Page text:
In the patient population we studied, made up of men and women presenting with diverse primary trauma types, we found that venlafaxine ER was effective and well tolerated during 6-month treatment of PTSD and had beneficial effects on PTSD and depression symptoms, resilience and stress vulnerability, functioning, quality of life, global well-being, and remission rate. Changes from baseline in response to treatment were similar between sexes with mean ± SD score changes of −50.6 ± 29.11 for men and −52.5 ± 25.64 for women in the group treated with venlafaxine ER and −43.6 ± 28.38 for men and −44.2 ± 29.57 for women in the group treated with placebo. Further pooled analyses of our data from this trial and the previous trial of venlafaxine ER in the treatment of patients with PTSD are under way to explore potential predictors of response and remission, including sex and type of trauma. From these analyses, as well as from a broader appraisal of serotonin norepinephrine reuptake inhibitors in general, we hope to gain a better understanding of the role played by this class of agents in the treatment of PTSD.
Correspondence: Jonathan Davidson, MD, Department of Psychiatry and Behavioral Sciences, Box 3812, Duke University Medical Center, Trent Drive, Fourth Floor, Room 4082B, Durham, NC 27710 (firstname.lastname@example.org).
Accepted for Publication: February 28, 2006.
Financial Disclosure: Dr Davidson has received honoraria as a speaker from Solvay, Pfizer, GlaxoSmithKline, Wyeth, Lichtwer Pharma, Forest, the American Psychiatric Association, the Henry Jackson Foundation, the University of Hawaii, the University of Utah, the University of North Carolina, the University of Chicago, the North Carolina Psychiatric Association, the Psychiatric Society of Virginia, the Texas Society of Psychiatric Physicians, the Massachusetts Psychiatric Society, and Duke University Medical Center. Dr Davidson has received research support from Pfizer, Solvay, Eli Lilly, GlaxoSmithKline, Wyeth, Organon, Forest, PureWorld, Allergan, Nutrition 21, Bristol Myers Squibb, Johnson and Johnson, Cephalon, AstraZeneca, Parke Davis, Pharmacia, Upjohn, UCB, Merck, Janssen, Roche, Ayerst, Boiron, Deutsche Homoopathie Union, the National Institute of Mental Health, the National Center for Complementary and Alternative Medicine, the Anxiety Disorders Association of America, the International Psychopharmacology Algorithm Project, and the Department of Veterans Affairs. Dr Davidson owns stock in Procter and Gamble. Dr Davidson has served as an advisor to Actelion, Solvay, Pfizer, GlaxoSmithKline, Forest, Eli Lilly, Ancile, Roche, MediciNova, Jazz, Novartis, Organon, Boehringer Ingelheim, MedTap, Research Triangle Institute, AstraZeneca, Johnson and Johnson, Wyeth, Bristol Myers Squibb, Boots, UCB, Sanofi, Cephalon, Alexza, Janssen, and Brain Cells. Dr Davidson has received study drug supplies from Eli Lilly, Schwabe, PureWorld, and Pfizer. Dr Davidson has received royalties from MultiHealth Systems Inc, Guilford Publications, the American Psychiatric Association, Penguin Putnam, Current Medical Science, Martin Dunitz, and Taylor and Francis. Dr Davidson has served as an expert witness in class actions against the Royal Ulster Constabulary and the Ministry of Defense (United Kingdom) and in cases of medical malpractice, patent litigation, and personal injury. Dr Baldwin has acted as a consultant to Asahi, Cephalon, Eli Lilly, GlaxoSmithKline, Lundbeck, Organon, Pfizer, Pharmacia, Pierre Fabre, Roche, Servier, Sumitomo, and Wyeth. Dr Baldwin holds or has held research grants (on behalf of his employer) from Cephalon, Eli Lilly, GlaxoSmithKline, Lundbeck, Organon, Pfizer, Pharmacia, Roche, and Wyeth. Dr Baldwin has accepted paid speaking engagements in industry-supported satellite symposia at international and national meetings. Dr Stein has received research grants and/or consultancy honoraria from AstraZeneca, Eli Lilly, GlaxoSmithKline, Lundbeck, Orion, Pfizer, Pharmacia, Roche, Servier, Solvay, Sumitomo, and Wyeth. Drs Benattia and Ahmed and Messrs Pedersen and Musgnung are employees of Wyeth and as such receive stock options from Wyeth.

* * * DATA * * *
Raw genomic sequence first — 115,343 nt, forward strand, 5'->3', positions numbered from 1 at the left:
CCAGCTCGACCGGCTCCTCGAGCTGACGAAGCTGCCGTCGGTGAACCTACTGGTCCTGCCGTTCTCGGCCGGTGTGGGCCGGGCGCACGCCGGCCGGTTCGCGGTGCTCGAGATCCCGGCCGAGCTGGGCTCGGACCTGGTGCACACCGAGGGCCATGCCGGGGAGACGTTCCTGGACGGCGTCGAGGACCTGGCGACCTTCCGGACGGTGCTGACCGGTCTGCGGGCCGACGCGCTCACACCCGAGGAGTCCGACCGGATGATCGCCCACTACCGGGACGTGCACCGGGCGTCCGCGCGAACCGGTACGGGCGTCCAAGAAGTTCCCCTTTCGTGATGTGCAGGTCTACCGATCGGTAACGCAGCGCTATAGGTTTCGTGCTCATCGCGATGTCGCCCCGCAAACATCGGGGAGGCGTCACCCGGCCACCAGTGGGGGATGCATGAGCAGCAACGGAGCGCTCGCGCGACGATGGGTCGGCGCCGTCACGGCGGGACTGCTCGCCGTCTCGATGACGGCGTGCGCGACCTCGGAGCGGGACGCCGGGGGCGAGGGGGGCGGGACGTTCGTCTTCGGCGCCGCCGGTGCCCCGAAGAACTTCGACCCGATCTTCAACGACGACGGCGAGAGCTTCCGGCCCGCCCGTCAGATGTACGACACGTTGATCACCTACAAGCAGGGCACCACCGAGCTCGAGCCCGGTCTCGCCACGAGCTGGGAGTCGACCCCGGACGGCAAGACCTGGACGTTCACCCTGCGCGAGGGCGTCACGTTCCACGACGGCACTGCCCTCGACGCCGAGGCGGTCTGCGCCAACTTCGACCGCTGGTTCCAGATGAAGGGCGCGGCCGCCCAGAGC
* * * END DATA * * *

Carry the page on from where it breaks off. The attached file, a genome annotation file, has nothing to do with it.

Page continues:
Funding/Support: This study was supported in part by Wyeth Pharmaceuticals.
Previous Presentations: This study was presented as a poster at the 43rd Annual Meeting of the American College of Neuropsychopharmacology (ACNP); December 12, 2004; San Juan, Puerto Rico; 8th Annual Meeting of the College of Psychiatric and Neurologic Pharmacists (CPNP); March 10, 2005; San Diego, Calif; Regional and International Congress of the World Psychiatric Association/Hellenic Psychiatric Association (WPA/HPA); March 12, 2005; Athens, Greece; 25th Annual Meeting of the Anxiety Disorders Association of America (ADAA); March 17, 2005; Seattle, Wash; 158th Annual Meeting of the American Psychiatric Association (APA); May 21, 2005; Atlanta, Ga; 45th Annual Meeting of the New Clinica Drug Evaluation Unit (NCDEU); June 6, 2005; Boca Raton, Fla; 8th World Congress of the World Federation of Societies of Biological Psychiatry (WFSBP); June 28, 2005; Vienna, Austria; 13th World Congress of the World Psychiatric Association (WPA); September 10, 2005; Cairo, Egypt; 18th Annual Meeting of the European College of Neuropsychopharmacology (ECNP); October 22, 2005; Amsterdam, the Netherlands; Annual Meeting of the American College of Clinical Pharmacy (ACCP); October 23, 2005; San Francisco, Calif; 21st Annual Meeting of the International Society for Traumatic Stress Studies (ISTSS); November 2, 2005; Toronto, Ontario; 18th Annual Meeting of the US Psychiatric and Mental Health Congress (USPMH); November 7, 2005; Las Vegas, Nev; and 40th Annual Midyear Clinical Meeting of the American Society of Health-System Pharmacists (ASHP); December 4, 2005; Waikoloa, Hawaii.
Acknowledgment: We acknowledge Michael P. Rennert, PhD, for his editorial assistance on this manuscript.